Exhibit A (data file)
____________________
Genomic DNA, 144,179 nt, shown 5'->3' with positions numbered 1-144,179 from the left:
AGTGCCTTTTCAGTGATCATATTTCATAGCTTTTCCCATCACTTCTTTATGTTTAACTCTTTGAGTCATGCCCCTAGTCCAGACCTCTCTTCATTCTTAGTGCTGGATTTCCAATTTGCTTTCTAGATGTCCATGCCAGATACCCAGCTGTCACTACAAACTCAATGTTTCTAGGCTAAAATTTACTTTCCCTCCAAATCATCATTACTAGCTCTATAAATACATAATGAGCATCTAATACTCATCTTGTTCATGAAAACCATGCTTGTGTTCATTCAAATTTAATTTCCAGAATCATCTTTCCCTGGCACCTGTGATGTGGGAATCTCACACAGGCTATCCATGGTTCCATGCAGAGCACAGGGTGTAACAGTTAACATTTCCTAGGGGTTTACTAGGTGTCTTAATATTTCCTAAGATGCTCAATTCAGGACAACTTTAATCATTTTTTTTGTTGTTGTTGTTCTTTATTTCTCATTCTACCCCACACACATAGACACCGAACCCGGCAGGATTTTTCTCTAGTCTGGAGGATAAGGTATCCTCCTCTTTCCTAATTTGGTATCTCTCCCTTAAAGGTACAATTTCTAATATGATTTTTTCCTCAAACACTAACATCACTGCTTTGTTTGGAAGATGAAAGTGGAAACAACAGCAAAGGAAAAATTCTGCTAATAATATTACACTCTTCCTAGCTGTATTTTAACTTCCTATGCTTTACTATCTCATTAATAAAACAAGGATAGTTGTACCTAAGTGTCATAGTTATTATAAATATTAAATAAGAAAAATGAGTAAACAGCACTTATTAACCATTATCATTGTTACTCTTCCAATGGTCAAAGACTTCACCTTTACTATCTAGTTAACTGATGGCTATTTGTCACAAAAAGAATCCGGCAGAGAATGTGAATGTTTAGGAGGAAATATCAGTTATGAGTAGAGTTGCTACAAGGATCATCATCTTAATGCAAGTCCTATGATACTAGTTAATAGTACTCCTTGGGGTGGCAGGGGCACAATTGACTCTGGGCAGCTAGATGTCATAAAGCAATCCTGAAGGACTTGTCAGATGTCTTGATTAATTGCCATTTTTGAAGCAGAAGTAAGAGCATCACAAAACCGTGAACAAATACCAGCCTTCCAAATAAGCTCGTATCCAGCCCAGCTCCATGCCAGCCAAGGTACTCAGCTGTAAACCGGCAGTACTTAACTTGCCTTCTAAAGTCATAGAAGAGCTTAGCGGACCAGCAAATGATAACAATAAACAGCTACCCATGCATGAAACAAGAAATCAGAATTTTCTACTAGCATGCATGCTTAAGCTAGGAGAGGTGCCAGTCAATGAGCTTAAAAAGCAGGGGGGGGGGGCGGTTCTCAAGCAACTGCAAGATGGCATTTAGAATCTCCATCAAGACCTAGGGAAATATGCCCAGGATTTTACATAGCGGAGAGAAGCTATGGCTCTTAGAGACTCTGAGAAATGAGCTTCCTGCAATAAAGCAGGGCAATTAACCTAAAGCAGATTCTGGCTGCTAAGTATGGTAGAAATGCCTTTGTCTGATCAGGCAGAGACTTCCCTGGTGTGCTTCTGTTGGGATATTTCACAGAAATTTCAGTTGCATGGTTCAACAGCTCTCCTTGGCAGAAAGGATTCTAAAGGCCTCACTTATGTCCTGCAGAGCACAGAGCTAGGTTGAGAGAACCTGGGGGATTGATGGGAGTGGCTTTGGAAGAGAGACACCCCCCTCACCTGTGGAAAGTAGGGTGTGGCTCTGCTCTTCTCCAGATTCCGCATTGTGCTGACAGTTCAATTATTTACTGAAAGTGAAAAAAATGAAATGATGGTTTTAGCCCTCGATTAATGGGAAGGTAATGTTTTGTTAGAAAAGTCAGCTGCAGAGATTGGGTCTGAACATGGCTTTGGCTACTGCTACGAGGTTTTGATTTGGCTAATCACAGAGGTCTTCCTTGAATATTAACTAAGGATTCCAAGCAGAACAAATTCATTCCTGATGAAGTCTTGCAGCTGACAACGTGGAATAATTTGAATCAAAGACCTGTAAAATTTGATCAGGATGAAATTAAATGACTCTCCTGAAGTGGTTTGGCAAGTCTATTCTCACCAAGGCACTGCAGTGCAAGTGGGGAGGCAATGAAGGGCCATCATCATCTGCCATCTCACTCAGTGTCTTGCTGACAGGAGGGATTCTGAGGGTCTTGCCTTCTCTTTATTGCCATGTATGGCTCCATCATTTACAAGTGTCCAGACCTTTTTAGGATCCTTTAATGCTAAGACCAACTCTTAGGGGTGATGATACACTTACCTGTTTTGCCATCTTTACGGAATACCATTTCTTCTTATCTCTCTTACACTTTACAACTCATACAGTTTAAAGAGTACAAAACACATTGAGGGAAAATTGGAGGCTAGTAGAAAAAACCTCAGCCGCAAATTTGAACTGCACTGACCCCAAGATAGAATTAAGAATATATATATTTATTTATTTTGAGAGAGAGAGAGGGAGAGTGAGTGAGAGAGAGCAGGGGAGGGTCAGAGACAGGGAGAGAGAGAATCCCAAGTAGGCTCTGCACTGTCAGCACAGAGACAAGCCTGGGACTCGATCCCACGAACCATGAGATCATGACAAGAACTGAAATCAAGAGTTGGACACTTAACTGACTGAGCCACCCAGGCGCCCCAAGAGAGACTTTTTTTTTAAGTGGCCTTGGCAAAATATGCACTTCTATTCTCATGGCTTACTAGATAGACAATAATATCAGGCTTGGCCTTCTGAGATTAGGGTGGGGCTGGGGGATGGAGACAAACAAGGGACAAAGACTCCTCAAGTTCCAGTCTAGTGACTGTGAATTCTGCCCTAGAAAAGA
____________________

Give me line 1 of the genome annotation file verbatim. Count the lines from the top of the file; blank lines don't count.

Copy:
Genomic DNA, 144,179 nt, shown 5'->3' with positions numbered 1-144,179 from the left: